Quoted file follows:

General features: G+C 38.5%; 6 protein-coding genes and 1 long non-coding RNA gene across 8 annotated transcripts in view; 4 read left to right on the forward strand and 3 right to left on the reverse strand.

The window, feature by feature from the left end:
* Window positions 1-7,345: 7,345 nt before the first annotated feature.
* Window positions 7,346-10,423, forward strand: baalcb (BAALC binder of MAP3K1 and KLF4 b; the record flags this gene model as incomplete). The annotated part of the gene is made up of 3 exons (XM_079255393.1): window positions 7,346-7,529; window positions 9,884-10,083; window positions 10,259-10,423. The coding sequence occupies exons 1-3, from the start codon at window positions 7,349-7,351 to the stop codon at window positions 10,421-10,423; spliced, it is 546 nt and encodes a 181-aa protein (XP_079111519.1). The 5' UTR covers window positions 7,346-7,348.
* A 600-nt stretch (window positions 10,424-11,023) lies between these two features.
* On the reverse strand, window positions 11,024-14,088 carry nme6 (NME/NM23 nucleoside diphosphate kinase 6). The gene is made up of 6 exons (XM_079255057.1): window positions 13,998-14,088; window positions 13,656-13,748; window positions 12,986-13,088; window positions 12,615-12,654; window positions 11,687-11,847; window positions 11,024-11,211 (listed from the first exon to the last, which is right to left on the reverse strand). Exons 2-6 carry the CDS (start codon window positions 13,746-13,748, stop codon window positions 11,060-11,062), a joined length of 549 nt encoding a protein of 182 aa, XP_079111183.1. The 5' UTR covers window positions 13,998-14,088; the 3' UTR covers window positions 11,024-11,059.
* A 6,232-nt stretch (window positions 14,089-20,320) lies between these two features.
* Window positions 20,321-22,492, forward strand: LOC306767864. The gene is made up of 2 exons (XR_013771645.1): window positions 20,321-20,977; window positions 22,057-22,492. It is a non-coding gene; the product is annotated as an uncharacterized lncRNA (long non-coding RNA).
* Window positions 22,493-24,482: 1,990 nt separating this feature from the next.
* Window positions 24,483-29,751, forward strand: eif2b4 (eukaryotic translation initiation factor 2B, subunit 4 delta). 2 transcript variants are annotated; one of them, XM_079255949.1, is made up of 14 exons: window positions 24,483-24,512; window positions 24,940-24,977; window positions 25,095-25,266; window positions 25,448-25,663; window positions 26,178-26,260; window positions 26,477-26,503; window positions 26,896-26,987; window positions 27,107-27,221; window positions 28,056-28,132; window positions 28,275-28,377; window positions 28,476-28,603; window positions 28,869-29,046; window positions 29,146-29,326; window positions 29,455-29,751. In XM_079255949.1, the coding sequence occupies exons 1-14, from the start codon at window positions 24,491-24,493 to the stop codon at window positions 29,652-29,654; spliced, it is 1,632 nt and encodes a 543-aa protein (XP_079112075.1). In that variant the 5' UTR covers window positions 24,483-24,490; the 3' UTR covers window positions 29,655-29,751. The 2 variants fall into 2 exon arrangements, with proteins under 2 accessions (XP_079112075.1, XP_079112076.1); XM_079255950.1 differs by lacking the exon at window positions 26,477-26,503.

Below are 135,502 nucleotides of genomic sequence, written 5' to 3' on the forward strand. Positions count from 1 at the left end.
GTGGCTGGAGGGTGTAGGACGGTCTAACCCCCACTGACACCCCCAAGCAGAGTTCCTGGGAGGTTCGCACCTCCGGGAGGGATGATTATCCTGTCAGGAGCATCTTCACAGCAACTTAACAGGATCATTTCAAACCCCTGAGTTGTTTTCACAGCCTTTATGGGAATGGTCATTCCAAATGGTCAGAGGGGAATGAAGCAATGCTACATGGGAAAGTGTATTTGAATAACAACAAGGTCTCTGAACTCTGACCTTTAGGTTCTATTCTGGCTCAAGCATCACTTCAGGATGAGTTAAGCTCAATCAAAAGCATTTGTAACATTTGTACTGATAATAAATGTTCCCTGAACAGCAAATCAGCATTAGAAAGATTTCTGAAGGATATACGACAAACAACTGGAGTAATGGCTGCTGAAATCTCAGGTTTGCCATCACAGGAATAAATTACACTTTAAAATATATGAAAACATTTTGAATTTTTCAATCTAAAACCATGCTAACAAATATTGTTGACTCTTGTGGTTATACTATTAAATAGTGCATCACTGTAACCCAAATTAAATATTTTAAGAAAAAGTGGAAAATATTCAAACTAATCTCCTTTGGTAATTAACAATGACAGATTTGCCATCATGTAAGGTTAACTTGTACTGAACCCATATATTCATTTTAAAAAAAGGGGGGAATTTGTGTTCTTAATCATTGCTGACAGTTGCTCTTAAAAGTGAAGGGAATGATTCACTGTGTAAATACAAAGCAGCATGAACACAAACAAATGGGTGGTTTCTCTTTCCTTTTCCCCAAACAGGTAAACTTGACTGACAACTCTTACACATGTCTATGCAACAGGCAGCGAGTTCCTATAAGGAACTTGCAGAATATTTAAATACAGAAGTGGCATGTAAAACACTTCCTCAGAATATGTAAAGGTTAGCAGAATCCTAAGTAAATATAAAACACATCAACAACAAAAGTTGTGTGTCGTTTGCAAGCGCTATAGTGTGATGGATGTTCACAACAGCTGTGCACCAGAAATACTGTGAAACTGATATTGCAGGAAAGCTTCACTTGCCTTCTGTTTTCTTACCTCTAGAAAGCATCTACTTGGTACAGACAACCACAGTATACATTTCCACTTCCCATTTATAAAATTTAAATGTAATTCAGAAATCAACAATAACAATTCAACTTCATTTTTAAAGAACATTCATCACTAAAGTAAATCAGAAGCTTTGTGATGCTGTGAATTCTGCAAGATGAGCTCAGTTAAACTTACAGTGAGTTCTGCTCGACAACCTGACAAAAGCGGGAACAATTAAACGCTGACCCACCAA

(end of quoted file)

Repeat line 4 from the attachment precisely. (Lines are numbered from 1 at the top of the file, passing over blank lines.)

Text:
* Window positions 7,346-10,423, forward strand: baalcb (BAALC binder of MAP3K1 and KLF4 b; the record flags this gene model as incomplete). The annotated part of the gene is made up of 3 exons (XM_079255393.1): window positions 7,346-7,529; window positions 9,884-10,083; window positions 10,259-10,423. The coding sequence occupies exons 1-3, from the start codon at window positions 7,349-7,351 to the stop codon at window positions 10,421-10,423; spliced, it is 546 nt and encodes a 181-aa protein (XP_079111519.1). The 5' UTR covers window positions 7,346-7,348.